|THE GRENADA COAT OF ARMS|
Location of Grenada within the continent of Central America and the Caribbean
Map of Grenada
Flag Description of Grenada:The flag of Grenada was officially adopted on February 7, 1974.
Red is symbolic of courage, yellow of wisdom and warmth, and green of vegetation. The left green triangle features a small nutmeg, the most famous product of the island. The gold outer stars represent the six parishes, and the centered star represents the capital city of St. George's.
Official name Grenada
Form of government constitutional monarchy with two legislative houses (Senate ; House of Representatives )
Head of state British Monarch: Queen Elizabeth II, represented by Governor-General: Cecile La Grenade
Head of government Prime Minister: Keith Mitchell
Capital St. George’s
Official language English
Official religion none
Monetary unit Eastern Caribbean dollar (EC$)
Population (2013 est.) 103,000COLLAPSE
Total area (sq mi) 133
Total area (sq km) 344
- Urban: (2010) 39.4%
- Rural: (2010) 60.6%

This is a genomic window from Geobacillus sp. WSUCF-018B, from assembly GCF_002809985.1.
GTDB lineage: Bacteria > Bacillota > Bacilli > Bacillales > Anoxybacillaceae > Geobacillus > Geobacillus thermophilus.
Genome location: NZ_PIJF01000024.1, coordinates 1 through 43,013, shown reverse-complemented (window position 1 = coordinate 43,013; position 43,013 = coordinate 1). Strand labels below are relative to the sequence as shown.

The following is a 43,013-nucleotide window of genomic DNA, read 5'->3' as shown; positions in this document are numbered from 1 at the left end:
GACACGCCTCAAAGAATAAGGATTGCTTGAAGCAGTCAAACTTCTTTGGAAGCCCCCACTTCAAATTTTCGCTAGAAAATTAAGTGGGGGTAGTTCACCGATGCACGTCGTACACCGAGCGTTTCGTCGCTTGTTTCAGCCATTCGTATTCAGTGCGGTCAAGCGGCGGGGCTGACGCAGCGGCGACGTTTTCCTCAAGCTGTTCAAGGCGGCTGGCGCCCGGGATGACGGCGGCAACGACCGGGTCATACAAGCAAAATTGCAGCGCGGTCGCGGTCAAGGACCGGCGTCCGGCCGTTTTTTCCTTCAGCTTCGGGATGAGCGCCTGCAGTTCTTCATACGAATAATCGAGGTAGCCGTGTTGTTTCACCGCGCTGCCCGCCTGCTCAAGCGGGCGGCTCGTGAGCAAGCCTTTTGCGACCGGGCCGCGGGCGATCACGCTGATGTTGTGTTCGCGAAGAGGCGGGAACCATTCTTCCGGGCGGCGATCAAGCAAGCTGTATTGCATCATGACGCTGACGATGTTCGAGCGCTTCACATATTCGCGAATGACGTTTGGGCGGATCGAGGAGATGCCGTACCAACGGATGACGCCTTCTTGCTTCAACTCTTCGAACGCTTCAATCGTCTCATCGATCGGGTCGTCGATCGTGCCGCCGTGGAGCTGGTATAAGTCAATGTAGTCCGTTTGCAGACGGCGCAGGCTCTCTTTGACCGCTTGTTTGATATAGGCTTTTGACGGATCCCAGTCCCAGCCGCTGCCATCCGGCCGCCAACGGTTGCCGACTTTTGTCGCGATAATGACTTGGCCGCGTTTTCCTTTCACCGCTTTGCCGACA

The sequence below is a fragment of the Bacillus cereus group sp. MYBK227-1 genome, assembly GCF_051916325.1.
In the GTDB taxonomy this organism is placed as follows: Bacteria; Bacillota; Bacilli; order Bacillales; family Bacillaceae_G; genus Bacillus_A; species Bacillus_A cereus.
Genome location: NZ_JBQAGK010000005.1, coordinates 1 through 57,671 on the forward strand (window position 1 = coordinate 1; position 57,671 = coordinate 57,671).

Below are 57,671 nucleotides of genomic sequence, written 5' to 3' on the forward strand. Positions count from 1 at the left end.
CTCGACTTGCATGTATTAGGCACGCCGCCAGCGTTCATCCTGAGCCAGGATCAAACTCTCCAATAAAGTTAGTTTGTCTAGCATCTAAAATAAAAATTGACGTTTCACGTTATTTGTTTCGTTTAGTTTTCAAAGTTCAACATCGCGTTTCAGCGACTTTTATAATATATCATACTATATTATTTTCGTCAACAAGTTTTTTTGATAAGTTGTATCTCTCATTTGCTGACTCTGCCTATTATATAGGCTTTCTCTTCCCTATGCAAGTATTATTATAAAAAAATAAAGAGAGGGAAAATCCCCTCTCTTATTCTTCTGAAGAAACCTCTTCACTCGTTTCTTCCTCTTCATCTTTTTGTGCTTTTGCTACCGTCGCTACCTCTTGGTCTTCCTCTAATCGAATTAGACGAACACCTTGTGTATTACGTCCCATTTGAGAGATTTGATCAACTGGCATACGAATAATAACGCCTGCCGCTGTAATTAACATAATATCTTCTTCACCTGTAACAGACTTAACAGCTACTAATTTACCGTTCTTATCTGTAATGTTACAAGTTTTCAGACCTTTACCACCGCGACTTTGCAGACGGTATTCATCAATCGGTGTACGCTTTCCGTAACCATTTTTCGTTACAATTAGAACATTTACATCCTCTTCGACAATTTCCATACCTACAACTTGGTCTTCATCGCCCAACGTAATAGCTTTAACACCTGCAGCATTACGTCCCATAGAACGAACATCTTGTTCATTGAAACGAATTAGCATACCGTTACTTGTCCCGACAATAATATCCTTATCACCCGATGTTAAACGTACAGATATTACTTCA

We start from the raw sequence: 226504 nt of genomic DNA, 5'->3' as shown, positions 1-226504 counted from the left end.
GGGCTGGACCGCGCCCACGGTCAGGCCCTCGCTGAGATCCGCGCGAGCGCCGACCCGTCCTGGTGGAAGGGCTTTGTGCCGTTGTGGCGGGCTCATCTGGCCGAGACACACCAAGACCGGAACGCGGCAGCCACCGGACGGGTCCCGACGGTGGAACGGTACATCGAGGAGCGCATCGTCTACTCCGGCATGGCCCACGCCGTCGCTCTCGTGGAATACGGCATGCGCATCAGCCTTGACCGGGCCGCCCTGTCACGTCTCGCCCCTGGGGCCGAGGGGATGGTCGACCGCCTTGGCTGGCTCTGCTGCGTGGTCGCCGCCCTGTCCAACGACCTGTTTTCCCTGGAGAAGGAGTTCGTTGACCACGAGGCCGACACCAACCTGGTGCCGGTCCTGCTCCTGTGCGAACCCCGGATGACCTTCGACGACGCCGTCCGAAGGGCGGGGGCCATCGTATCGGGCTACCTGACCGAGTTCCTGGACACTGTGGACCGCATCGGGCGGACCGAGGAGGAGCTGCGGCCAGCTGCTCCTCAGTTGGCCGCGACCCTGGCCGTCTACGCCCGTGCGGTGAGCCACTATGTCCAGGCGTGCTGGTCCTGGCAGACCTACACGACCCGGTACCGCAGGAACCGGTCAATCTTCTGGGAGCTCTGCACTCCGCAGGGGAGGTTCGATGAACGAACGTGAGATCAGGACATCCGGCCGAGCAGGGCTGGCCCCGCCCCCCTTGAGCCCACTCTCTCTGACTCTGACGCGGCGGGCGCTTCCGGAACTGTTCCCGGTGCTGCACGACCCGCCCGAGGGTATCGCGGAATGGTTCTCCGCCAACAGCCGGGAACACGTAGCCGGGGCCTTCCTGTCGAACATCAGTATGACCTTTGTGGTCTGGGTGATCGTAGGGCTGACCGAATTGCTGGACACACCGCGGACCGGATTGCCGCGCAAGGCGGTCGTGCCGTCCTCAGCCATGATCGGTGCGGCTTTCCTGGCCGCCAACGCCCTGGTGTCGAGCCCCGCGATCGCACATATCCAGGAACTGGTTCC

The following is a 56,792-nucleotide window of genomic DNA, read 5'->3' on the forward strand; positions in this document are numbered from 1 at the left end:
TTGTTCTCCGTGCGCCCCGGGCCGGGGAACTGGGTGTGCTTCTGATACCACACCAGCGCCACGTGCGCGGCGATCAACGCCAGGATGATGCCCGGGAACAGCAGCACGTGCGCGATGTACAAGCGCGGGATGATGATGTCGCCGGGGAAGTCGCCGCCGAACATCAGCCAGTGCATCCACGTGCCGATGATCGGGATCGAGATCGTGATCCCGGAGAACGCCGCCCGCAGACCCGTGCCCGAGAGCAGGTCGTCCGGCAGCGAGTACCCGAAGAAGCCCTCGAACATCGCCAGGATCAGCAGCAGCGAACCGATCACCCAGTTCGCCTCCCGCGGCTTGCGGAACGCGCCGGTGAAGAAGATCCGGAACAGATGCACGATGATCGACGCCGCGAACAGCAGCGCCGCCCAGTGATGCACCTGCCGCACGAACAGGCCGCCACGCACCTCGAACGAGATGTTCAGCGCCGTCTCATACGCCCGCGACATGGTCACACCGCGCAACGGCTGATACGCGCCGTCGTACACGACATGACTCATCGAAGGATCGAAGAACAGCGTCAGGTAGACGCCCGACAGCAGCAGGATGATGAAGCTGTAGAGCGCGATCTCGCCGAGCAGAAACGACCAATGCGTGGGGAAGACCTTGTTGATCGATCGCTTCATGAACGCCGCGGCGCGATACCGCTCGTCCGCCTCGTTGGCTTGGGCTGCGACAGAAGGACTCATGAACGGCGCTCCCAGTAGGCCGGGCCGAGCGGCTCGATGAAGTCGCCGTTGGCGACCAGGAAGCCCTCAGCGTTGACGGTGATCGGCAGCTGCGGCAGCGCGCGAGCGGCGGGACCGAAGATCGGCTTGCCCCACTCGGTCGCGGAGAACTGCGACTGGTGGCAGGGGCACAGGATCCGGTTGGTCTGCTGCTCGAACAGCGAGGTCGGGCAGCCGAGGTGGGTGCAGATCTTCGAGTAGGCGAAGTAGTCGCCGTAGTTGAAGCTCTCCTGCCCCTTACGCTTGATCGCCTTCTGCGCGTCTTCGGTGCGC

Life expectancy at birth
- Male: (2012) 70.8 years
- Female: (2012 76.1 years
Literacy: percentage of population age 15 and over literate
- Male: not available
- Female: not available
GNI per capita (U.S.$) (2012) 7,110
1All seats are appointed by the Governor-General.
- 1 Background of Grenada
- 2 Geography of Grenada
- 3 Demography of Grenada
- 4 Economy of Grenada
- 5 Administrative and Social Condition of Grenada
- 6 Culture Life of Grenada
- 7 History of Grenada
- 8 Grenada (Mississippi, United States)
- 9 Grenadines (islands, West Indies)
- 10 Prime Ministers of Grenada
- 11 Bibliography of Grenada
- 12 Grenada in 2004
- 13 Disclaimer
Background of Grenada
Carib Indians inhabited Grenada when Christopher COLUMBUS discovered the island in 1498, but it remained uncolonized for more than a century. The French settled Grenada in the 17th century, established sugar estates, and imported large numbers of African slaves. Britain took the island in 1762 and vigorously expanded sugar production. In the 19th century, cacao eventually surpassed sugar as the main export crop; in the 20th century, nutmeg became the leading export. In 1967, Britain gave Grenada autonomy over its internal affairs. Full independence was attained in 1974 making Grenada one of the smallest independent countries in the Western Hemisphere. Grenada was seized by a Marxist military council on 19 October 1983. Six days later the island was invaded by US forces and those of six other Caribbean nations, which quickly captured the ringleaders and their hundreds of Cuban advisers. Free elections were reinstituted the following year and have continued since that time. Hurricane Ivan struck Grenada in September of 2004 causing severe damage.